Arts: The opera that came in from the cold

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GIAN CARLO Menotti's operas have generally had a poor press. Sentimentality, triteness and banality are the accusations, but in opera those are not invariably drawbacks. And, indeed, Menotti has had plentiful success in the United States. Thanks to annual Christmas television broadcasts, Amahl and the Night Visitors has had a larger audience than any other opera, ever. In Britain, his works remain rarities.

Good for Opera Holland Park, then, to stage Simon Callow's production of The Consul, a strange Cold War parable first performed in 1950. It is set in an unnamed European country where John Sorel is part of the resistance to a tyrannical regime. Forced into hiding, he leaves his wife Magda, Mother and baby to deal with frequent visits from the Secret Police Agent. In order to join John, Magda tries to obtain a visa, but the Secretary (half the characters are nameless) obstructs all attempts to reach the Consul, who is never seen or heard.

It's just what the CIA might have ordered, but the politics of the piece are all a bit blurred, not least by misplaced attempts at levity in the form of the Magician, whose conjuring routines include mass hypnosis. Yet Menotti is a skilful dramatist (he writes his own librettos), and there is a palpable sense of the grinding futility that drives Magda to suicide.

Although the vocal writing too often resembles barely sung speech, Menotti knows when to bring in the big tune or the sinister dissonance, and Magda's big Act Two aria is a literal showstopper.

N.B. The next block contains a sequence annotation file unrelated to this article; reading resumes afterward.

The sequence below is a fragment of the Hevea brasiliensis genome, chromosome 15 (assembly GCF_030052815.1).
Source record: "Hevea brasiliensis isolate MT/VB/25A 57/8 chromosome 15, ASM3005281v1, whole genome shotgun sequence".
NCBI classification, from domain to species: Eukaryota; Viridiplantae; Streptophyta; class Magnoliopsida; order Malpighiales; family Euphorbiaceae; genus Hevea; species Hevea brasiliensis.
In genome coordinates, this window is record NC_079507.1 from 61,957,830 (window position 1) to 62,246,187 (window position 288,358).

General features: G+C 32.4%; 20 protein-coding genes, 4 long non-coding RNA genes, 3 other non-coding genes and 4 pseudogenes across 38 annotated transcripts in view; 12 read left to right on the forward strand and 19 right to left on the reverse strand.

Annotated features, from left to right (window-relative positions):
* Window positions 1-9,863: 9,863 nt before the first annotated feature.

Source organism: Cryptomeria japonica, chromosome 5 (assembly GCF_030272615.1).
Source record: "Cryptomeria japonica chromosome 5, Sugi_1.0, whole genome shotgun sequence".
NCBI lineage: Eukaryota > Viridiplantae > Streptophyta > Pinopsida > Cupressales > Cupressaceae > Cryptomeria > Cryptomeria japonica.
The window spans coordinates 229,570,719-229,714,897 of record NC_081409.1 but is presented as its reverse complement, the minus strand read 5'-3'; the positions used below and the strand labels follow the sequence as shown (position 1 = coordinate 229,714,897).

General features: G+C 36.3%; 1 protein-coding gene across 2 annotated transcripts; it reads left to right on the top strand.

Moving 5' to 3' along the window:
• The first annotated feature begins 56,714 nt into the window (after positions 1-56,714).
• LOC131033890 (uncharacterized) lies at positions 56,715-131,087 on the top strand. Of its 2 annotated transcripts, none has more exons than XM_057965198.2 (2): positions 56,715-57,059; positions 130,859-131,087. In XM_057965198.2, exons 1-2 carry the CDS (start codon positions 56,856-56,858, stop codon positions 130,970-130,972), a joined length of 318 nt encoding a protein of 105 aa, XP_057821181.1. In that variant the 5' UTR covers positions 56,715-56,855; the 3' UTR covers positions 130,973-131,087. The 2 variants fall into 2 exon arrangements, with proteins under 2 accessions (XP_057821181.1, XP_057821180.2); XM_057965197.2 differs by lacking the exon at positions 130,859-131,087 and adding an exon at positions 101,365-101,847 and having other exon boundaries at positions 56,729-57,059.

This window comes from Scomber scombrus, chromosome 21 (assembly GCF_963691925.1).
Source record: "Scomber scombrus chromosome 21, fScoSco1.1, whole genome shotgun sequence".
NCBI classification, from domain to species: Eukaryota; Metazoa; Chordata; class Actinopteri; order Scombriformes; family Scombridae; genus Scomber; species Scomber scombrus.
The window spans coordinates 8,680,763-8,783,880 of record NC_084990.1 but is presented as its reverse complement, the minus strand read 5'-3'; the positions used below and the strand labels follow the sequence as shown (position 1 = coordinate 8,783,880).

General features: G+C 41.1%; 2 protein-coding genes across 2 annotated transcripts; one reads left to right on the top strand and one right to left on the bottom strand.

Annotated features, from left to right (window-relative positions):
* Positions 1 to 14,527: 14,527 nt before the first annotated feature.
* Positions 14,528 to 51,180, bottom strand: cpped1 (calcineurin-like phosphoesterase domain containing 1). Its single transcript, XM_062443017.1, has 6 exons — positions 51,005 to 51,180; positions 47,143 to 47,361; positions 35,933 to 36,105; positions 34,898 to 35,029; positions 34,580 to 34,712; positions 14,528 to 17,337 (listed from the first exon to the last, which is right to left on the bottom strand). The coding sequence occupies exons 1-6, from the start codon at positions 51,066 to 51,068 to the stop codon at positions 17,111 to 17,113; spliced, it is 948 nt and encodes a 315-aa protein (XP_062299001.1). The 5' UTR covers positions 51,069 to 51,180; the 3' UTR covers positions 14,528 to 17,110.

Sadly, Callow's low-budget production falls short of the tight ensemble playing the piece needs. Christopher Woods's revolving set constricts movement, and the singers are forever skirting gingerly round the props. Nevertheless, there are winning performances from Naomi Harvey, whose Magda hits the right note of resigned melancholy; from Alison Kettlewell as the brittle Secretary; and from Anne Collins as the Mother.

Although the open-air acoustic makes balance between voices and orchestra problematic, Tom Higgins conducts with a good sense of when to hold tight and when to let things rip. Problems notwithstanding, it is a welcome chance to see an opera that will never be a repertoire piece.

This year's Trinity College Opera end-of-term show at the Bloomsbury Theatre presented Vanessa by Menotti's lifelong companion, Samuel Barber. Another Menotti libretto takes us to another unnamed European country, where Vanessa has spent 20 years mourning the loss of love.

Trinity's ambition is admirable, but this time the college may have bitten off more than the students could chew. Barber wrote for big, big voices; here the singers struggled to get the better of his orchestra, and, with no voices quite able to make the emotions real, the characters lacked gravitas. But, even with singers such as Steber, Resnik and Gedda (who all appeared in the 1958 New York Met premiere), it is hard to imagine Vanessa as anything other than overheated.

Nick Kimberley

`The Consul' is at Holland Park Theatre London W8 (0171-602 7856), 8pm tonight until 31 July